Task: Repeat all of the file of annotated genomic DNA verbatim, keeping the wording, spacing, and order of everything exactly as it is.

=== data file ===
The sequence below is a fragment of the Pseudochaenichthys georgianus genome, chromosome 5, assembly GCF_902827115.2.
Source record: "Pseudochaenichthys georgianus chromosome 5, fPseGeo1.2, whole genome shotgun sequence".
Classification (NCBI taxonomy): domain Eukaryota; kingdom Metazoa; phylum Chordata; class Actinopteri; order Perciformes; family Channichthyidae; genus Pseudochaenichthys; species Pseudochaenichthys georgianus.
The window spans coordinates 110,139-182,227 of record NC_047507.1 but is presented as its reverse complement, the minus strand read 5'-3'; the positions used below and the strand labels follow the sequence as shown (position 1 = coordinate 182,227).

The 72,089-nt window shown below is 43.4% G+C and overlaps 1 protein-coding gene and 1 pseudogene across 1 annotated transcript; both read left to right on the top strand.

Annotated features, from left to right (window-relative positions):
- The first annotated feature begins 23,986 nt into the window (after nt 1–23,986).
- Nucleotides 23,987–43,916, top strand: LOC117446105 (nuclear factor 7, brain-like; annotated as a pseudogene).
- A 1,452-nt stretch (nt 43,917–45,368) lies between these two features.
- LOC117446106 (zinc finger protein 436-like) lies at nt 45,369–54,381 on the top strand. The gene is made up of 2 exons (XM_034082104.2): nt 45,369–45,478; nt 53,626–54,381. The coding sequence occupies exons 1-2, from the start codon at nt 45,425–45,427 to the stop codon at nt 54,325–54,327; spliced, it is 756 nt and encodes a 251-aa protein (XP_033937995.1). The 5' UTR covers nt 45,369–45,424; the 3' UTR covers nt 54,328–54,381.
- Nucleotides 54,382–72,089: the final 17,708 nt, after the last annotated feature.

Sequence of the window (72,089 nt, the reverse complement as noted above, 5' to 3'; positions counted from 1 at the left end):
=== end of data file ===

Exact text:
The sequence below is a fragment of the Pseudochaenichthys georgianus genome, chromosome 5, assembly GCF_902827115.2.
Source record: "Pseudochaenichthys georgianus chromosome 5, fPseGeo1.2, whole genome shotgun sequence".
Classification (NCBI taxonomy): domain Eukaryota; kingdom Metazoa; phylum Chordata; class Actinopteri; order Perciformes; family Channichthyidae; genus Pseudochaenichthys; species Pseudochaenichthys georgianus.
The window spans coordinates 110,139-182,227 of record NC_047507.1 but is presented as its reverse complement, the minus strand read 5'-3'; the positions used below and the strand labels follow the sequence as shown (position 1 = coordinate 182,227).

The 72,089-nt window shown below is 43.4% G+C and overlaps 1 protein-coding gene and 1 pseudogene across 1 annotated transcript; both read left to right on the top strand.

Annotated features, from left to right (window-relative positions):
- The first annotated feature begins 23,986 nt into the window (after nt 1–23,986).
- Nucleotides 23,987–43,916, top strand: LOC117446105 (nuclear factor 7, brain-like; annotated as a pseudogene).
- A 1,452-nt stretch (nt 43,917–45,368) lies between these two features.
- LOC117446106 (zinc finger protein 436-like) lies at nt 45,369–54,381 on the top strand. The gene is made up of 2 exons (XM_034082104.2): nt 45,369–45,478; nt 53,626–54,381. The coding sequence occupies exons 1-2, from the start codon at nt 45,425–45,427 to the stop codon at nt 54,325–54,327; spliced, it is 756 nt and encodes a 251-aa protein (XP_033937995.1). The 5' UTR covers nt 45,369–45,424; the 3' UTR covers nt 54,328–54,381.
- Nucleotides 54,382–72,089: the final 17,708 nt, after the last annotated feature.

Sequence of the window (72,089 nt, the reverse complement as noted above, 5' to 3'; positions counted from 1 at the left end):